Sprint/Scrum boards - Scrum teams use Sprint or Scrum boards to track individual sprint progress by clearly laying out which tasks are in progress, need to be completed, or have been finalized.
Here are just a few best practices to make sure you’re getting the most out of your Gantt charts.
There’s a good reason most companies offer time frames in “business days.” We’re not working every single day on a project, and it would be foolish to represent our time frames without that in mind. Think about weekends, public holidays, and potential disruption, and add those to your Gantt chart.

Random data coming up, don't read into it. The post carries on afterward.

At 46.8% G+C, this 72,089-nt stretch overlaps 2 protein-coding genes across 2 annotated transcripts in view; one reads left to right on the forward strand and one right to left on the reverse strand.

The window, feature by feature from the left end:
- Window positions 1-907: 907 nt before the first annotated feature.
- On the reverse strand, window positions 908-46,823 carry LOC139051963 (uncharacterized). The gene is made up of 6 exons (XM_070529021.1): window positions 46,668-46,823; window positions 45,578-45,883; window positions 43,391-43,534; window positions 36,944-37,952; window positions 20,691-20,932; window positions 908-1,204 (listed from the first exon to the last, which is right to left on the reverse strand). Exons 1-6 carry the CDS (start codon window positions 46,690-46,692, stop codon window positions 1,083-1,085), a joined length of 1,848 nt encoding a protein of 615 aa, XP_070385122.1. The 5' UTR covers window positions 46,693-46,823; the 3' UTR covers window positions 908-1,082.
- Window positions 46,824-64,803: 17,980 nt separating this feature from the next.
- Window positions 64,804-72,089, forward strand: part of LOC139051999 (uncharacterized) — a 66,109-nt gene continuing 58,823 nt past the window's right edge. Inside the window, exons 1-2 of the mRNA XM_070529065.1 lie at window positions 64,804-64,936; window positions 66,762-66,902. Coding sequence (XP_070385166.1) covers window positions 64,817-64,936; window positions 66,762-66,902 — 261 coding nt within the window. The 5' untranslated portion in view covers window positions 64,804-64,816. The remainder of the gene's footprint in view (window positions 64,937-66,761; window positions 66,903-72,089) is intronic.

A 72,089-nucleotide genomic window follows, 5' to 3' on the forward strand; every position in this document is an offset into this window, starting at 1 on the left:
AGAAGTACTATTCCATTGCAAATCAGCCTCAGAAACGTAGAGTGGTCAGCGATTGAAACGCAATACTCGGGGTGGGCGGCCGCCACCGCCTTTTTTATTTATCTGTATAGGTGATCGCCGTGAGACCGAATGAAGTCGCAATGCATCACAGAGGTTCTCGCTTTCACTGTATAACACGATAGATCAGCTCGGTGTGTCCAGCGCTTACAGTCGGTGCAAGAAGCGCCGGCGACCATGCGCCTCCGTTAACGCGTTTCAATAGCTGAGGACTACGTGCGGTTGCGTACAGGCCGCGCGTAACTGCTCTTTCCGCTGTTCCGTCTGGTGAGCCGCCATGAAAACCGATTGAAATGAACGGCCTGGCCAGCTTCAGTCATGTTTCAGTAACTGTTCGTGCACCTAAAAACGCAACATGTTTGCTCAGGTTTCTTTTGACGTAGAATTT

Color coding helps elevate your Gantt chart. Assign different colors to milestones and deliverables to help highlight dependencies. Assign a color to each product team member to identify who’s working on what tasks. Also, consider a traffic light system to represent tasks that are going well or ones that need extra attention.
A Gantt chart will offer little value if you haven’t figured out the overall product objectives. You should have clear definitions and perform prioritization before creating a Gantt chart.
Using a template, like airfocus' Gantt view, can help you focus on what matters. Forget about fumbling around creating your own chart. Simply use the drag-and-drop functionality to create highly detailed Gantt charts with minimal effort.